Edward II of England
Edward II, called Edward of Caernarfon, was King of England from 1307 until he was deposed in January 1327. The fourth son of Edward I, Edward became the heir to the following the death of his older brother Alphonso. Beginning in 1300, Edward accompanied his father on campaigns to pacify Scotland, Edward succeeded to the throne in 1307, following his fathers death. In 1308, he married Isabella of France, the daughter of the powerful King Philip IV, Edward had a close and controversial relationship with Piers Gaveston, who had joined his household in 1300. The precise nature of Edward and Gavestons relationship is uncertain, they may have been friends, Gavestons arrogance and power as Edwards favourite provoked discontent both among the barons and the French royal family, and Edward was forced to exile him. On Gavestons return, the barons pressured the King into agreeing to wide-ranging reforms called the Ordinances of 1311, the newly empowered barons banished Gaveston, to which Edward responded by revoking the reforms and recalling his favourite.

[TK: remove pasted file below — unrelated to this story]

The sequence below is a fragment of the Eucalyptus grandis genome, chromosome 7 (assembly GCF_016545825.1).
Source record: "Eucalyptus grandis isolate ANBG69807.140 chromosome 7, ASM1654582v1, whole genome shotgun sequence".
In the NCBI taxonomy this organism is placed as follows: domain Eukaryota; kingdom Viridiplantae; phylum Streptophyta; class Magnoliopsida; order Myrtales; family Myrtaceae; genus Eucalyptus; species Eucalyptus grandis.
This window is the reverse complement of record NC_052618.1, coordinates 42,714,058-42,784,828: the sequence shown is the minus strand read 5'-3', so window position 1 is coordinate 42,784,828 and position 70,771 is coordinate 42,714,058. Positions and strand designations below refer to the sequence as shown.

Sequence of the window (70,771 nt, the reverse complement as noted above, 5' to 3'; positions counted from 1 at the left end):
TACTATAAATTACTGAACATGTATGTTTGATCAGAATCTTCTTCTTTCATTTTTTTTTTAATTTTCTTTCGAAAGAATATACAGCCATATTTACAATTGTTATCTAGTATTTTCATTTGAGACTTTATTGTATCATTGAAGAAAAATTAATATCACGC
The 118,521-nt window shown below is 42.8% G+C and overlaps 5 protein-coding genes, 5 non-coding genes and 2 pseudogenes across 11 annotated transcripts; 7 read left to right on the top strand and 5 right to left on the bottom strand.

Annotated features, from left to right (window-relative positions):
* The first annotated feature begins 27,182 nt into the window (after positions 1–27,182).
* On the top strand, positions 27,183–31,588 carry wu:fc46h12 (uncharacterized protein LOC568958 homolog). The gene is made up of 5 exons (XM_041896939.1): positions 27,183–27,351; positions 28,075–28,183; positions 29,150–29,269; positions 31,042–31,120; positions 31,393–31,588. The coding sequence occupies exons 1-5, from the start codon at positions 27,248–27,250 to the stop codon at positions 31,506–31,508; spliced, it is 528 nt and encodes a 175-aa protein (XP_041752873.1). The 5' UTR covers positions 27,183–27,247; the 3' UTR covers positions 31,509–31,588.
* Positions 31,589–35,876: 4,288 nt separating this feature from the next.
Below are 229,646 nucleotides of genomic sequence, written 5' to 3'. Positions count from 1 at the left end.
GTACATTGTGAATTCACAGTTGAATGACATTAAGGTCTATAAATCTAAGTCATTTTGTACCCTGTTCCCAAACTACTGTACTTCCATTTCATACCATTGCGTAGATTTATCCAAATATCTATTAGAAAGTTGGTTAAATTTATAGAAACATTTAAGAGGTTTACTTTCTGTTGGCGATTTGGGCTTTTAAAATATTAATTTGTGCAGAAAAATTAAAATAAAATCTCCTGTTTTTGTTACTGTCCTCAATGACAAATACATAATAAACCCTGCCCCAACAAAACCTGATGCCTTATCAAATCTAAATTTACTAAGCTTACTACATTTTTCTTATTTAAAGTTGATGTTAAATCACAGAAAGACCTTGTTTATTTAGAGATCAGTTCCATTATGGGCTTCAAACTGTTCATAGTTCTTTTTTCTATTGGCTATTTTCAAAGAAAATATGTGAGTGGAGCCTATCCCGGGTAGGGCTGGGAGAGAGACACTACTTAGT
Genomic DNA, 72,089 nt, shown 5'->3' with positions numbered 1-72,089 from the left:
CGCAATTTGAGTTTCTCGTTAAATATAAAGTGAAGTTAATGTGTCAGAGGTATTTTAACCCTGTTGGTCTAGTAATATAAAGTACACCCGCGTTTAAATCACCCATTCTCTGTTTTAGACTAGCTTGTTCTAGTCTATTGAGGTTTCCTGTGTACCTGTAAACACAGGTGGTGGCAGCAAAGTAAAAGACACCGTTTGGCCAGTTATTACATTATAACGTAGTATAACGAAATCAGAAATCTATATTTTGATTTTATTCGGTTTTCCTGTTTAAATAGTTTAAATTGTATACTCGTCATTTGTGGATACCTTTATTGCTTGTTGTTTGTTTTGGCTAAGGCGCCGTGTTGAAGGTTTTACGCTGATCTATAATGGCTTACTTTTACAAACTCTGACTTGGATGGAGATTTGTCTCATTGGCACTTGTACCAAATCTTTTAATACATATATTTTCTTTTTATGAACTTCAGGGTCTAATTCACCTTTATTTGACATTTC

Led by Edwards cousin, the Earl of Lancaster, a group of the barons seized and executed Gaveston in 1312, English forces were pushed back in Scotland, where Edward was decisively defeated by Robert the Bruce at the Battle of Bannockburn in 1314. Widespread famine followed, and criticism of the Kings reign mounted, in response, Edward led a short military campaign and executing Lancaster. Edward and the Despensers strengthened their grip on power, revoking the 1311 reforms, executing their enemies, unable to make progress in Scotland, Edward finally signed a truce with Robert. Opposition to the regime grew, and when Isabella was sent to France to negotiate a treaty in 1325, she turned against Edward. Isabella allied herself with the exiled Roger Mortimer, and invaded England with an army in 1326. Edwards regime collapsed and he fled into Wales, where he was captured in November, Edwards relationship with Gaveston inspired Christopher Marlowes 1592 play Edward II, along with other plays, films and media.